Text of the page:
Bringing Charles Taylor to Trial - A Recounting by the Prosecutor

After a decade of carnage, the government in Sierra Leone and the United Nations agreed in 2002 to the creation of the Special Court for Sierra Leone based in the capital Freetown to bring justice and reconciliation to the country and region. Over the next ten years, the Court investigated the war and conducted a number of trials, the most high profile being that of Liberian President Charles Taylor, who was charged with backing the rebel army next door that was accused a mass atrocities against Sierra Leone civilians. Taylor relinquished power later that year and went into exile in Nigeria. He was later brought to trial, found guilty and sentenced to 50 years in prison. The indictment was instigated by the Chief Prosecutor of the Court, David Crane, an American lawyer. In a lengthy interview, Crane discussed his tenure and the impact of the court with Tom Sheehy, a long-time U.S. Congressional staff member who played a key, behind-the-scenes role in supporting the Court and pressing for Taylor's ouster and trial.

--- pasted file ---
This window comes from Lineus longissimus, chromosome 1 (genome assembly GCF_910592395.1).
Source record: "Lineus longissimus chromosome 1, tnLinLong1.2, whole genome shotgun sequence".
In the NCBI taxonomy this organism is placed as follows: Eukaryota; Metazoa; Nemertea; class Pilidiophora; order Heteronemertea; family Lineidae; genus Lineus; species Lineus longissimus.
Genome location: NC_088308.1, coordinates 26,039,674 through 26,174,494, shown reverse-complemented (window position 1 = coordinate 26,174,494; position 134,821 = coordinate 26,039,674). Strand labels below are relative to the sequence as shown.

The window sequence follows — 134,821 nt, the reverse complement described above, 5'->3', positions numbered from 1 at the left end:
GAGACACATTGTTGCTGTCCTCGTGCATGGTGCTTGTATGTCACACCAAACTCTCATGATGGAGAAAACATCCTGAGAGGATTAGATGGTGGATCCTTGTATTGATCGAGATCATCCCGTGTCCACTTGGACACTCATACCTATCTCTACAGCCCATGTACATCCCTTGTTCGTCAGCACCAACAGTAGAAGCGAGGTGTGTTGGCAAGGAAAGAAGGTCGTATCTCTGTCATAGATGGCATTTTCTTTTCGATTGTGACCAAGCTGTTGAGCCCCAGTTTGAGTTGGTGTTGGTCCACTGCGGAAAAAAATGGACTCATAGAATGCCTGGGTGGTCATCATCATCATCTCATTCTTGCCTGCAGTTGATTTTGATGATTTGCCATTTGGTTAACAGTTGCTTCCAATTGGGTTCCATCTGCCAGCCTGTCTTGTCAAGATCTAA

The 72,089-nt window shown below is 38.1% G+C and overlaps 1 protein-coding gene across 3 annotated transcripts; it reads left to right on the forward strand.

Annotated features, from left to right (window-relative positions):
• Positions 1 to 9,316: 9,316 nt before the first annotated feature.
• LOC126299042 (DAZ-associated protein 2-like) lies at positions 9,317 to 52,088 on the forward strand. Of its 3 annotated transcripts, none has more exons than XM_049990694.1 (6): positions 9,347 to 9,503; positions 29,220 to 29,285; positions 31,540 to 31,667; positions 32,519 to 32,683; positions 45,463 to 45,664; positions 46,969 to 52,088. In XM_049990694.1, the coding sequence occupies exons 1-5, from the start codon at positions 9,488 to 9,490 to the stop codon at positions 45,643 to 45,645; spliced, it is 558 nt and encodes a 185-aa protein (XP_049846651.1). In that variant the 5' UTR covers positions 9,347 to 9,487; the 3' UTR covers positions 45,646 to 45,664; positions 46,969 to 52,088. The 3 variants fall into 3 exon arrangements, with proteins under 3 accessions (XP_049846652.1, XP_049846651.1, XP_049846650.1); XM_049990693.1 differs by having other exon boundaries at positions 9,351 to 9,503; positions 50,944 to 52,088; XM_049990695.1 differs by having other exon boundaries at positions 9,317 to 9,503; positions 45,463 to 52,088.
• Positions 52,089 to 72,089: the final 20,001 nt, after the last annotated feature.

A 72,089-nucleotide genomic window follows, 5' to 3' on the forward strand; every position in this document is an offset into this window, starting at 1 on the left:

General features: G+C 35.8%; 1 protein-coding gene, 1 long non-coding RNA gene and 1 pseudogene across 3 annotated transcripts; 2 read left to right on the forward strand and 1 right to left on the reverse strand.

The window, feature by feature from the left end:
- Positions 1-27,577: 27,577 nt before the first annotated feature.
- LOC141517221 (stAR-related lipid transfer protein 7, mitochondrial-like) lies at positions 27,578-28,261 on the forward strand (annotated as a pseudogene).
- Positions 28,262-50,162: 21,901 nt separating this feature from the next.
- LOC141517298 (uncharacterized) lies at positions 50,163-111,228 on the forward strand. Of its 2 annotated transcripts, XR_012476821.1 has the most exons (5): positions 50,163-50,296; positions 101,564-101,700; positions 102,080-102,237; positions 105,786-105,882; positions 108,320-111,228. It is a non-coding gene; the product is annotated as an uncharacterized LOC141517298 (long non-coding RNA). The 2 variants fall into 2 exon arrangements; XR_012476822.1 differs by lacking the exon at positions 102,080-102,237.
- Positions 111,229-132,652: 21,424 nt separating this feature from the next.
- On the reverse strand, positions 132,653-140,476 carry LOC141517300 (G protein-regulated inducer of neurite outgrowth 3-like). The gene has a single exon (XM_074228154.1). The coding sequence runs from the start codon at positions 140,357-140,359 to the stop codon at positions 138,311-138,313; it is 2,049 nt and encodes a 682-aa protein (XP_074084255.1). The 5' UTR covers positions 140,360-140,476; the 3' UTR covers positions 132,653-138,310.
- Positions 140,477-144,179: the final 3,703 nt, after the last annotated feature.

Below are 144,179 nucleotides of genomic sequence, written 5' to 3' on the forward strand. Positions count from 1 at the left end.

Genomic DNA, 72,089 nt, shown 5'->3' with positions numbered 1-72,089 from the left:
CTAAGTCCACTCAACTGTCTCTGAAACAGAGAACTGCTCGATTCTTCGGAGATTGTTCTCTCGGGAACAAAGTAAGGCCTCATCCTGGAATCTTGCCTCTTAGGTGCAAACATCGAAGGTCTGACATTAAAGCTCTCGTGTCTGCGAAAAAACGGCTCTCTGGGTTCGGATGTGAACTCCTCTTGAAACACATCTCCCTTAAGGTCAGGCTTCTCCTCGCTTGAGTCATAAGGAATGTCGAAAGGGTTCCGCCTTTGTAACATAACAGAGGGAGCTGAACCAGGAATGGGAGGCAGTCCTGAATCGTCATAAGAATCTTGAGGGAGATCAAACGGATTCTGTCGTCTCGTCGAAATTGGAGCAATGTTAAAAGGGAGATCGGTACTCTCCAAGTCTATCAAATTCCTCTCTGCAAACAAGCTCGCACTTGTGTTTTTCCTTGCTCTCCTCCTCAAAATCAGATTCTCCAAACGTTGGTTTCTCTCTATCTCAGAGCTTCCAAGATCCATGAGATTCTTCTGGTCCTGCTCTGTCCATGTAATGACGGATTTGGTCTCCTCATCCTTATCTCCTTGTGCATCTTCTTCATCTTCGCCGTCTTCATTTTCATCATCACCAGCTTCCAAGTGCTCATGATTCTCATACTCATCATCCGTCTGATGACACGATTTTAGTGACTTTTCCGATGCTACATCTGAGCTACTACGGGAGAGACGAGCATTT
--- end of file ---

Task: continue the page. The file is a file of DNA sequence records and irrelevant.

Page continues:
Charles Taylor giving testimony to the Special Court for Sierra Leone

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